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Tuesday, November 24, 2015

New Reality Catches Up With Experts As They Document State's Brain Drain And Population Dilemma, Plus: City Hall Fun; Alligator Vindicated 

It's the story of the decade and it could turn out to be the story of the century. The initial shock that New Mexico--a once bustling Sunbelt state--is now in a state of decline with its best and brightest fleeing amid a historic loss of jobs as well as population--has worn off.  Now the new reality that we've been reporting on is catching up to the experts. Let's take a look:

Robert Rhatigan, director of Geospatial and Population Studies at UNM (says): “People are moving out of here. The economy has rebounded faster elsewhere, and they’re leaving.”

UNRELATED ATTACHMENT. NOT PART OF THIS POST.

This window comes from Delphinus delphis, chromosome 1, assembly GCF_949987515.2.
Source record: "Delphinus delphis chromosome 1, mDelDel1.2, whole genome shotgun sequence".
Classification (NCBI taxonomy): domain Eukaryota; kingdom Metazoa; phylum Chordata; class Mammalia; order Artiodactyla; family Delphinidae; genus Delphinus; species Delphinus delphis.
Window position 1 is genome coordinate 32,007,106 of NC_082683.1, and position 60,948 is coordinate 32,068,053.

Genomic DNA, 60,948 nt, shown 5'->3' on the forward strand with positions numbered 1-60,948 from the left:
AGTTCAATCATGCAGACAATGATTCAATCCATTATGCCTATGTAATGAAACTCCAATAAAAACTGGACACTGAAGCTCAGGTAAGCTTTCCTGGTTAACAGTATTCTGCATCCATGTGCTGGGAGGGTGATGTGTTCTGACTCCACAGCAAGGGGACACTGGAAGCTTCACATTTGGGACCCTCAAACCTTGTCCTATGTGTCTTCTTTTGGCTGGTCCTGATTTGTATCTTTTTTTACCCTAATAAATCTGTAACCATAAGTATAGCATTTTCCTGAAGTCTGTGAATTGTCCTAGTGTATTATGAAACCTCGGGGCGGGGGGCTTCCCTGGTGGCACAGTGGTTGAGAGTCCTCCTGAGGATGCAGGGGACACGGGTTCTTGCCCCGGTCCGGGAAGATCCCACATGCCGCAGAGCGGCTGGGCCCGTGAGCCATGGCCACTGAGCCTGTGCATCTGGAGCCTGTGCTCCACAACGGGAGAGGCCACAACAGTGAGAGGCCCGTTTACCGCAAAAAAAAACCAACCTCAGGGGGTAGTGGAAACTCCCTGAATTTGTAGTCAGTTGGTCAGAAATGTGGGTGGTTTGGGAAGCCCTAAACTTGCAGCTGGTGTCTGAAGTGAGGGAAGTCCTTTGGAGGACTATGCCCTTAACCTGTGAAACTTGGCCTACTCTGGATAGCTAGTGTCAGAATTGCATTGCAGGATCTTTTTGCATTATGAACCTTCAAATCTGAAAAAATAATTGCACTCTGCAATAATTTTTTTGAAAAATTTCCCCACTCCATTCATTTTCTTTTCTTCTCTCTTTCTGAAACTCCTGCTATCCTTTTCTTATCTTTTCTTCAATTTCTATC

According to Rhatigan’s estimates, the state’s annual population growth rate so far this decade is 0.25 percent. That compares with a rate of 1.25 percent between 2000 and 2010. The new estimates, still preliminary, have the state growing 6.2 percent over the current decade, half the rate of the previous 10 years.

Of course, the scariest part for policymakers is who is leaving:

UNM’s Bureau of Business and Economic Research said. . . the analysis shows that, of the 12,027 people who left the state in 2013, an estimated 5,145 had bachelor’s degrees. That segment of the population is more likely to be frozen out of New Mexico’s job market, which has seen growth in lower-paying hospitality and tourism jobs or more specialized health care careers. He added that is exactly the population New Mexico needs to retain as it looks to rebuild its workforce and increase demand — especially for housing.